And then there's Ramsay Bolton, currently the show's chief sadist. He has done his best to fill the Joffrey void by abusing Theon Greyjoy, Sansa Stark, and others. But whereas Joffrey could piss off a band of warriors halfway across the continent, the Bastard of Bolton's evil moves rarely ripple into the outside world. Instead, his extreme behavior only serves to test the audience's will.
While he is certainly hateable, as are many other characters on the sprawling series, there's no one on Game of Thrones who is fun to hate anymore. And while the weekly machinations draw us in, the show relies on the audience's projection to grease the wheels. We can conjure a villain with theories and fan fiction, look to the books for clues, fan the fire of a hero's journey to separate Thrones from a week of Doonesbury cartoons.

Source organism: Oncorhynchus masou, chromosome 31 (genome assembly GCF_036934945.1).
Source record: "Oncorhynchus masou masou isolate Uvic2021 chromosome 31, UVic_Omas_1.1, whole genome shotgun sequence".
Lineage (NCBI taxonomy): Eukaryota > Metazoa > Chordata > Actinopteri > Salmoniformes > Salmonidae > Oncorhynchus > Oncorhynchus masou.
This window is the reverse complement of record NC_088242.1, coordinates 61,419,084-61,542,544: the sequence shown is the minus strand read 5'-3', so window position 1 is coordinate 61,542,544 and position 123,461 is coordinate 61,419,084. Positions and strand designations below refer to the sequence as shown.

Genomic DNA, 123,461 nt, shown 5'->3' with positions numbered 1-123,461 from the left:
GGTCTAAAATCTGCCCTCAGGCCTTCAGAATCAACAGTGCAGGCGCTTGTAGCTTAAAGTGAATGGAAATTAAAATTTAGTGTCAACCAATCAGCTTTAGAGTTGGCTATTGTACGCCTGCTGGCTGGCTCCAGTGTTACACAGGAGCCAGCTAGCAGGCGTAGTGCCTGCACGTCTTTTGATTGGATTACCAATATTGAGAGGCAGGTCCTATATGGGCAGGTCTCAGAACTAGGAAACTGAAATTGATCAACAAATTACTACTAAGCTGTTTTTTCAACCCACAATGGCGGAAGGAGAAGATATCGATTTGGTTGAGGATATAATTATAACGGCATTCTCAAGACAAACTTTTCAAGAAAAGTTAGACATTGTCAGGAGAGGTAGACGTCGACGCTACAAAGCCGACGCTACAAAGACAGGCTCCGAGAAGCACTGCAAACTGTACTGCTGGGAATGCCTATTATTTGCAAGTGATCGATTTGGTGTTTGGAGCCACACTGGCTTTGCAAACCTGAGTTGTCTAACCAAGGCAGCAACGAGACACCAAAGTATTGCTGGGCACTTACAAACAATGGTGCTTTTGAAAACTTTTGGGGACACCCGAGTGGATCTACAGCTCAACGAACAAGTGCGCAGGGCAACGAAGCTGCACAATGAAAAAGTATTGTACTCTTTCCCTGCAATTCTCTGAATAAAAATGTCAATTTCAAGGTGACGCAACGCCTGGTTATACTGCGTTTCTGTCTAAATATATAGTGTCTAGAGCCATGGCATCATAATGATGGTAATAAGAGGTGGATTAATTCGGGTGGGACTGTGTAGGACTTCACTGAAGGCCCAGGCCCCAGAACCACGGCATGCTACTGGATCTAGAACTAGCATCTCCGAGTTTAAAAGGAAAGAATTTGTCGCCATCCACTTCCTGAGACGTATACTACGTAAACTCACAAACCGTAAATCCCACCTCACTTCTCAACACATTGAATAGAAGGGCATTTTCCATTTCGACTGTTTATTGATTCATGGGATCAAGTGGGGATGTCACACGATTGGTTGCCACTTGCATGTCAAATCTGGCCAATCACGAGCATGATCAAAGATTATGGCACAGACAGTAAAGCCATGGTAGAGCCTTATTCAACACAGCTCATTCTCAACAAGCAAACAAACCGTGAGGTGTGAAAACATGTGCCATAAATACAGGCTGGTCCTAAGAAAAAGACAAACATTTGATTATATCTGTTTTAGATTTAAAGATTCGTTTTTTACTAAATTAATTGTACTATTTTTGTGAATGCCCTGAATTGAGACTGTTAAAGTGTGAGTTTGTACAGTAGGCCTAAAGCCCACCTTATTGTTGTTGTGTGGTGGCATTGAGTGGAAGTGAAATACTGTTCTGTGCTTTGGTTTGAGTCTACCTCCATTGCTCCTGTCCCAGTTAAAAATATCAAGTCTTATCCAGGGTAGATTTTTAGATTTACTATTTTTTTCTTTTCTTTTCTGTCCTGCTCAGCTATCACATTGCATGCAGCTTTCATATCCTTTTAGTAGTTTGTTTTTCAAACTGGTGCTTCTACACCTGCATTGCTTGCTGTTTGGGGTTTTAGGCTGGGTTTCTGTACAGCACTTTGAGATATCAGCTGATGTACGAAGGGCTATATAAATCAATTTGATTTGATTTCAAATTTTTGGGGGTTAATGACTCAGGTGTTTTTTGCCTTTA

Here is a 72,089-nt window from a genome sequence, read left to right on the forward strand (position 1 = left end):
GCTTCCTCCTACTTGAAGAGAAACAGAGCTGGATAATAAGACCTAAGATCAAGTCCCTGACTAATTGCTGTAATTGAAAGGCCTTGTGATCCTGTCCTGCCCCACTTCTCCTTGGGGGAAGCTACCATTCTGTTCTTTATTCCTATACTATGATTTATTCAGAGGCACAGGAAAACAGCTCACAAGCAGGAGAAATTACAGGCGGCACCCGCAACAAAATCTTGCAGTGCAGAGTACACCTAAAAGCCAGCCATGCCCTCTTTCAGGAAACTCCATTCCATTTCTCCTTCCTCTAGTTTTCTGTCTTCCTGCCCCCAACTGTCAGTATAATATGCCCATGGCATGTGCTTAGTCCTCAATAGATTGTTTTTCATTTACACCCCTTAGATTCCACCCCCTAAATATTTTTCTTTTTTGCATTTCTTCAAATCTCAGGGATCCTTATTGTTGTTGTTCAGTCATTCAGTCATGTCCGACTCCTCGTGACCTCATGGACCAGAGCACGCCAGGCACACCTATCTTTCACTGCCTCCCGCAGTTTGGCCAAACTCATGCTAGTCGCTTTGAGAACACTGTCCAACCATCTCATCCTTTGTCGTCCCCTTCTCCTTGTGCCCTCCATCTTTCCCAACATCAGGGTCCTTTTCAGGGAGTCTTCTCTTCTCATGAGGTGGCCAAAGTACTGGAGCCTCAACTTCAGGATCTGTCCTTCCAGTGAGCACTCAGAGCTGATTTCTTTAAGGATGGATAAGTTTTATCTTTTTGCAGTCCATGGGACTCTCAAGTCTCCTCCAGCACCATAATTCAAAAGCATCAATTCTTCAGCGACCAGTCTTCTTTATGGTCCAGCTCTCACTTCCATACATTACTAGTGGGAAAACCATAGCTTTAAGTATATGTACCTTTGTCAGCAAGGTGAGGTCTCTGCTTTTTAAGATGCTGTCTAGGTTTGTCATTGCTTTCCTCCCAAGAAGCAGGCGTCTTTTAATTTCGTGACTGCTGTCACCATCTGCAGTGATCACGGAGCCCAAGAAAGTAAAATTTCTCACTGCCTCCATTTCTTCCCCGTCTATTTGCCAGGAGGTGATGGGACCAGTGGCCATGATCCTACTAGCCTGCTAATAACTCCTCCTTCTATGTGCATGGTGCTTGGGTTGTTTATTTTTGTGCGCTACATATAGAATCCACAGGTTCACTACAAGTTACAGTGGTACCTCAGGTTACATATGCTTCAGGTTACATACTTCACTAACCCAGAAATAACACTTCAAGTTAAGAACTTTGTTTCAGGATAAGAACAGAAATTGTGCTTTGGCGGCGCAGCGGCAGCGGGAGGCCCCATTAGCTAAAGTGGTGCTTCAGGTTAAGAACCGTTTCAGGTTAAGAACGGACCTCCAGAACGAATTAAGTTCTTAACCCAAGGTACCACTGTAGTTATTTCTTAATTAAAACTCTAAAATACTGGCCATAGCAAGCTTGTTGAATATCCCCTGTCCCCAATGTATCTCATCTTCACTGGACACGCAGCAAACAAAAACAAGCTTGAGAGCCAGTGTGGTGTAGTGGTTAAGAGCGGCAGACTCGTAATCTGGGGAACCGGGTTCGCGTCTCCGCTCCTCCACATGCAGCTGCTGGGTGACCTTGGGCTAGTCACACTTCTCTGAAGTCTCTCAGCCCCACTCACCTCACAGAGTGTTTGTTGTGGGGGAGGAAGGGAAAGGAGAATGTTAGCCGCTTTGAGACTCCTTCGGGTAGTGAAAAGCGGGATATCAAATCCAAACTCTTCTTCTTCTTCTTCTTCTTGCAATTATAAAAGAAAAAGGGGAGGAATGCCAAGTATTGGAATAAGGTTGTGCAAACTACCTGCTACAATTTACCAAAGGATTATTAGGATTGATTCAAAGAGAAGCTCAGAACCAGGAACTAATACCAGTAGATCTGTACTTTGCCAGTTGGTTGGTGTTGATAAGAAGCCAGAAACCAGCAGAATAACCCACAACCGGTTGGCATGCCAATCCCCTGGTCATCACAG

That's why I loved Joffrey. He sped the machine up, and every character reacted like Lucille Ball gobbling chocolate off a conveyor belt. He wasn't the end goal, but a reliable wild card, drunk on his own ideology (like so many real-life political provocateurs) and capable of rippling the fabric in every other plotline. When Joffrey was in the mix, we sat on the edges of our seats wondering if blood would spill because of his unpredictable urges. Now the Thrones death count is a joke. Who will die this episode? With the anarchical Joffrey, we never knew. He was the Joker to everyone else's Batman.